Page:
One of Warren Buffett’s favourite tips is to invest in businesses that you would be happy to hold even if the market closed for the next couple of years. The principle behind this is to invest in strong businesses that grow in intrinsic value over time. The investor doesn’t need to do anything except sit by and watch the returns compound. But apart from being a path to riches this also has benefits for an investors life at large and I think it is an essential consideration when entering an investment – because even though the market wont close for 2 years, unforeseen events can turn our lives upside down. How would your portfolio do if you couldn’t trade for the next few years?
Michael Burry is one of those investors that is famous in certain circles, yet most people have never heard of him. Burry was able to secure a return of almost 250%, in a period the S&P was actually down and he grew his fund to $500m under management. He also made a fortune during the financial crisis by recognising the impending collapse of sub prime mortgages. This is a short bio of his investing career as well as some of his early blog posts so you can see how he analyzed investments.
For those that don’t recognise the name, Ruger is a brand of gun. In the last couple of years gun sales have exploded in the U.S. as the Obama administration’s stance on stricter gun controls has sent people rushing out to buy guns for fear they will soon be restricted. Despite record sales the market is very pessimistic about gun manufacturers in general, RGR trades at a P/E of just 11.2 and Smith & Wesson (SWHC) trades at just 9.6. That is surprising when you take a look at their financial results.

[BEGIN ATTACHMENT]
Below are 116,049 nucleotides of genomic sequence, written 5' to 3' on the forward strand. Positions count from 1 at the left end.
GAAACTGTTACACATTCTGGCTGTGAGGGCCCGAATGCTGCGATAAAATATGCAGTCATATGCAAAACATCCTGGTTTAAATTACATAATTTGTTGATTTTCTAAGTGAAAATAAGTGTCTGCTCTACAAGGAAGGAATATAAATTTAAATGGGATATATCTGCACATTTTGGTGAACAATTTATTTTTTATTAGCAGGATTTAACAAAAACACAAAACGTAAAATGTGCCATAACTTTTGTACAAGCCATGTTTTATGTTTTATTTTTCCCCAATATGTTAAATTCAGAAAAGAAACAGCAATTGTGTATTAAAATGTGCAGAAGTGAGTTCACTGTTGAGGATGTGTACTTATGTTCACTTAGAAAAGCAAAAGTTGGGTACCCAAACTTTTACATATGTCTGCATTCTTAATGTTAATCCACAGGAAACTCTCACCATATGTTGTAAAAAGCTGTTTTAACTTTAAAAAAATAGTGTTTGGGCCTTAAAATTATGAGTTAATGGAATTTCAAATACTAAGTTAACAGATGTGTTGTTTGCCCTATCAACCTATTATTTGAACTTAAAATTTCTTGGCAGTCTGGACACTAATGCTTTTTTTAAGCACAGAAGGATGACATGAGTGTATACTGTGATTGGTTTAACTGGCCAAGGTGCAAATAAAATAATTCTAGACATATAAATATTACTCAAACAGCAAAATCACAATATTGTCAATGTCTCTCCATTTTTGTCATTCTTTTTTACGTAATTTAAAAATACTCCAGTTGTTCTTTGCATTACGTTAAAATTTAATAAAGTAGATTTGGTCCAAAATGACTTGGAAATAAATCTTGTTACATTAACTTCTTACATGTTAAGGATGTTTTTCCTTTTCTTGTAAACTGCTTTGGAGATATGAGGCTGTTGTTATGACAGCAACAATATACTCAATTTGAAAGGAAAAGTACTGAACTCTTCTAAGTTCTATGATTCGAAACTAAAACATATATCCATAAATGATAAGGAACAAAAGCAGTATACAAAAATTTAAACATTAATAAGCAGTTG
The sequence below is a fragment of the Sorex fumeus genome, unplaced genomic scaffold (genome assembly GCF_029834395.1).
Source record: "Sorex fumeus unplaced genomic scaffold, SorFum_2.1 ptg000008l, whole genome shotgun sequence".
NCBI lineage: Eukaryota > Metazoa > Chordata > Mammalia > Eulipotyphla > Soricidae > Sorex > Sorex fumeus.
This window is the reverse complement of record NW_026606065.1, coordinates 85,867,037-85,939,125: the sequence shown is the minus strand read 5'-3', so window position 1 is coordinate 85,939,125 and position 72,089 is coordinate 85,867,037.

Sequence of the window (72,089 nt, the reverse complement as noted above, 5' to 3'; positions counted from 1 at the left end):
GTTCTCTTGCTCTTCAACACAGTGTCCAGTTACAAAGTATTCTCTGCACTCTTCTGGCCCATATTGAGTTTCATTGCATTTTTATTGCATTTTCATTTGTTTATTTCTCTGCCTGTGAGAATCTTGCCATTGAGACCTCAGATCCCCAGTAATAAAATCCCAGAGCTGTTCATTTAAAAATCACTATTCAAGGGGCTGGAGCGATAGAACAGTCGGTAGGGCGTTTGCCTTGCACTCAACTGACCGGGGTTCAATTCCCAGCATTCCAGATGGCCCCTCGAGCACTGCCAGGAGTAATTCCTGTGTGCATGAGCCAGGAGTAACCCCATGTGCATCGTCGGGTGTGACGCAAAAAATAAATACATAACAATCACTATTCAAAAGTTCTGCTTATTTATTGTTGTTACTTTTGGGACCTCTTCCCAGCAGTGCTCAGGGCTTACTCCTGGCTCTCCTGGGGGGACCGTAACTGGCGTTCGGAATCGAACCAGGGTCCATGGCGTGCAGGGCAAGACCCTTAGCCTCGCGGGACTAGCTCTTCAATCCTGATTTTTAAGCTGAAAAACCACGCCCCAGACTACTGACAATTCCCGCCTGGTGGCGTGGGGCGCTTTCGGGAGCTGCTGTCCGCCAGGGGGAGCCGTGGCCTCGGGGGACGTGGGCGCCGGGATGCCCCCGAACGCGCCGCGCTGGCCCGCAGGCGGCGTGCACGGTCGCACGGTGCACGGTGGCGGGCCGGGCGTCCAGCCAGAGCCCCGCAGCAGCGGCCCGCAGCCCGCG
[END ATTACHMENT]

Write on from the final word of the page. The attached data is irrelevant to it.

A list of useful links to reading material that I’ve come across in the last few weeks. Some good weekend reading included.
Stock screens are a very useful tool for investing. We can’t go through every single stock, there are thousands in the US alone, so cutting that list down by some parameters that make the companies more investable saves time and energy.
But it is also something that most retail investors do very poorly, and most follow the same sorts of rules as each other which means bargains are so much harder to come by. So in this post I go through the common pitfalls of screening and how to adjust your screens to capture more undervalued companies that the rest of investors miss out on.
Last time I went through a case study on Tenneco and valued it as if I had found it in early 2010. Now it’s time to go through what actually happened to the company and whether my valuation was correct.
I came across a company which I thought would make an interesting case study – it is one where a high amount of debt is in play – which I usually pass on but not today. I will go through my valuation as if I had found it in 2010, and give readers the information they need to do their own valuation with me. Then we’ll see who’s right!